Genetically modified pig heart transplanted into second patient | ET REALITY


Baltimore surgeons transplanted the heart of a genetically altered pig into a man with terminal heart disease who had no other hope for treatment, the University of Maryland Medical Center announced Friday.

It is the second such procedure performed by the surgeons. The first patient, David Bennett, 57, died two months after his transplant, but the pig’s heart functioned well and there were no signs of acute rejection of the organ, a major risk in these types of procedures.

The second patient, Lawrence Faucette, 58, a Navy veteran and married father of two in Frederick, Maryland, underwent transplant surgery Wednesday and is “recovering well and communicating with loved ones,” the medical center said in a statement.

Mr. Faucette, who had terminal heart disease and other complicated medical conditions, was so sick that he had been rejected from all transplant programs that use organs from human donors.

“At least now I have hope and a chance,” Faucette said before surgery. “I will fight tooth and nail for every breath I can take.”

The transplant was performed by Dr. Bartley Griffith, who operated on the first patient. Dr. Muhammad Mohiuddin of the University of Maryland School of Medicine designed the protocol.

Bennett died after multiple complications and traces of a virus that infects pigs were found in his new heart, raising concerns that so-called xenotransplants of organs from animals to people could introduce new pathogens into the human population.

Hospital officials said they repeatedly tested the pig used in the transplant last week for both the virus, called porcine cytomegalovirus, and antibodies using a new assay that was not available at the time of Mr. Bennett’s transplant.

Before undergoing the transplant, Faucette said he recognized that it would be a miracle if he could leave the hospital and return home, and another miracle if he lived months or a year longer.

“Realistically, this is early in the learning process,” he said of the procedure.

In recent years, xenotransplantation science has made great strides with cloning and gene editing technologies designed to make animal organs less likely to be rejected by the human immune system.

Although advances are still in nascent stages, they offer hope to the more than 100,000 Americans who live with end-stage organ diseases but face a severe shortage of human donor organs. Most of those waiting for an organ need a kidney, but fewer than 25,000 kidney transplants are performed each year and thousands die on waiting lists.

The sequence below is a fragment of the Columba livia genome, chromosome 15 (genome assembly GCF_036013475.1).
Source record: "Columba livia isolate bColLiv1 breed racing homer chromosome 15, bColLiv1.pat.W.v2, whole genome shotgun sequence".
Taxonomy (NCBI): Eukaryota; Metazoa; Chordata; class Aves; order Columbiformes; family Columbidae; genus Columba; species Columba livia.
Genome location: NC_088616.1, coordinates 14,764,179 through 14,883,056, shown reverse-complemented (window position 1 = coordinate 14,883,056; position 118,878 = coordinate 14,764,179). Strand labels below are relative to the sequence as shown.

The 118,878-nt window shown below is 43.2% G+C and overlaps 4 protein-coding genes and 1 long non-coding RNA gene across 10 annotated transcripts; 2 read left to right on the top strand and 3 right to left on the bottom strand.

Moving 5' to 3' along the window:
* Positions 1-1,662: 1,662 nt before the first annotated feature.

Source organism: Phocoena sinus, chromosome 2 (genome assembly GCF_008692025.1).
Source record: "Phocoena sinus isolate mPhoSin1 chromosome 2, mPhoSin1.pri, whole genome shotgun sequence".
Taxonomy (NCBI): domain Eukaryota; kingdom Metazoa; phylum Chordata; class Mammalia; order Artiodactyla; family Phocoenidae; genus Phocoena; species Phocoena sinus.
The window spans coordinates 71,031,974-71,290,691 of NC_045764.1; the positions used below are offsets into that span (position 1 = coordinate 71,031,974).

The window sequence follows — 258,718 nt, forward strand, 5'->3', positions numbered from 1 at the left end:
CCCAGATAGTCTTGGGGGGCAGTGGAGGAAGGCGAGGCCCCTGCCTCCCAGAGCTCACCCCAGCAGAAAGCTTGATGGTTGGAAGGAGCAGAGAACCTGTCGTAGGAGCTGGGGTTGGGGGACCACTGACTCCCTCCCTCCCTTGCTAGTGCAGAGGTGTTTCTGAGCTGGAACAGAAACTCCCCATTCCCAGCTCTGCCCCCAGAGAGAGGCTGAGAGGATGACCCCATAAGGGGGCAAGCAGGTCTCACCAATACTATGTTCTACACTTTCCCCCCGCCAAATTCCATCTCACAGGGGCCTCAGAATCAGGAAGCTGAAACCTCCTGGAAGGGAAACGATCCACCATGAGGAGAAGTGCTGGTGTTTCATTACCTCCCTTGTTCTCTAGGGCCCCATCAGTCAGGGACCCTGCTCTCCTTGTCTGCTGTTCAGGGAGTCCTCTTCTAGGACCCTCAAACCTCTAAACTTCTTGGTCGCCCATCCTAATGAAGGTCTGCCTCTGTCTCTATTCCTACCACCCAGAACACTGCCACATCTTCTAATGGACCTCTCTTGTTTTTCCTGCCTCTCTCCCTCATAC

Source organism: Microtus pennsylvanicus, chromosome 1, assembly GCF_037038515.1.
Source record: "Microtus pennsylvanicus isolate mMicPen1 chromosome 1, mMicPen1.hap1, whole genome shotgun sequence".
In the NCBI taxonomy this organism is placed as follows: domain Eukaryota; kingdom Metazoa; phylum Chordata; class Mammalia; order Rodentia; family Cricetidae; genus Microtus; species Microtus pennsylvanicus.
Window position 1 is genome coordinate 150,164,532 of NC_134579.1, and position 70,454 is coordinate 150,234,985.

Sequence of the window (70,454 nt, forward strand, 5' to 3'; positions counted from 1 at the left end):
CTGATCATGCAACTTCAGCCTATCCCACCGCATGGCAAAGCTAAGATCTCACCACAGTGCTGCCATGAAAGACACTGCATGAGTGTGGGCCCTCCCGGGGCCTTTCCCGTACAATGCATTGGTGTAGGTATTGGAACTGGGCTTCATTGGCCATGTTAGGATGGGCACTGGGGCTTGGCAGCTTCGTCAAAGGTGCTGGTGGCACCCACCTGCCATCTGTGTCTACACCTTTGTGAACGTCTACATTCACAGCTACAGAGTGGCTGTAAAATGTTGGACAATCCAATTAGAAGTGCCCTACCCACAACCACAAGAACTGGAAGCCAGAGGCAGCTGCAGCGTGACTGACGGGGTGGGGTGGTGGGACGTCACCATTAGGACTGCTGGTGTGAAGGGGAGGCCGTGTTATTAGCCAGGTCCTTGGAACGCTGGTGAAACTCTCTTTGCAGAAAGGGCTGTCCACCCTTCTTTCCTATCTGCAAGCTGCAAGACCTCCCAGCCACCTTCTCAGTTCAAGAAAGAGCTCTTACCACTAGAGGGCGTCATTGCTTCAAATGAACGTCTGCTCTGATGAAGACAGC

Transplant surgeons at the University of Alabama at Birmingham and NYU Langone Health have transplanted kidneys from genetically modified pigs into brain-dead patients maintained on ventilators, demonstrating that the kidneys can produce urine and perform other essential biological functions without being rejected.

“There is a growing need for organs and people with end-stage organ failure who have no options,” said Dr. Jay Fishman, a professor of medicine at Harvard and associate director of the Transplant Center at Massachusetts General Hospital.

“While deceased trials are informative, transplants in living recipients are, of course, the most relevant to advancing knowledge in this field,” Dr. Fishman added. He said he was optimistic that the surgery would encourage scientists to enter the field and accelerate the path to clinical trials.

The heart transplanted into Mr. Faucette came from a pig that had received 10 genetic modifications. The scientists deleted three porcine genes that cause rapid rejection of porcine organs by the human immune system, while inserting six human genes that allow the immune system to accept the organ.

An additional porcine gene, responsible for heart growth, was deleted to prevent the organ from growing too much.

The genetically altered pig was provided by Revivicor, a Blacksburg, Virginia-based regenerative medicine company that is a subsidiary of United Therapeutics Corporation. Before transplantation, the pig was examined for viruses, bacteria and parasites.

The Food and Drug Administration granted emergency approval to the transplant last week under a “compassionate use” process that allows experimental procedures to be performed on a single patient who has a life-threatening condition.

Mr. Faucette is also receiving a new experimental antibody therapy developed by Eledon Pharmaceuticals called tegoprubart, which blocks a protein involved in activating the immune system. Other conventional medications are also used to suppress his immune system and prevent rejection of the organ.

Faucette’s wife, Ann, said the two were keeping expectations low and just hoping to spend more time together. “That could be as simple as sitting on the porch and having coffee together,” she said.

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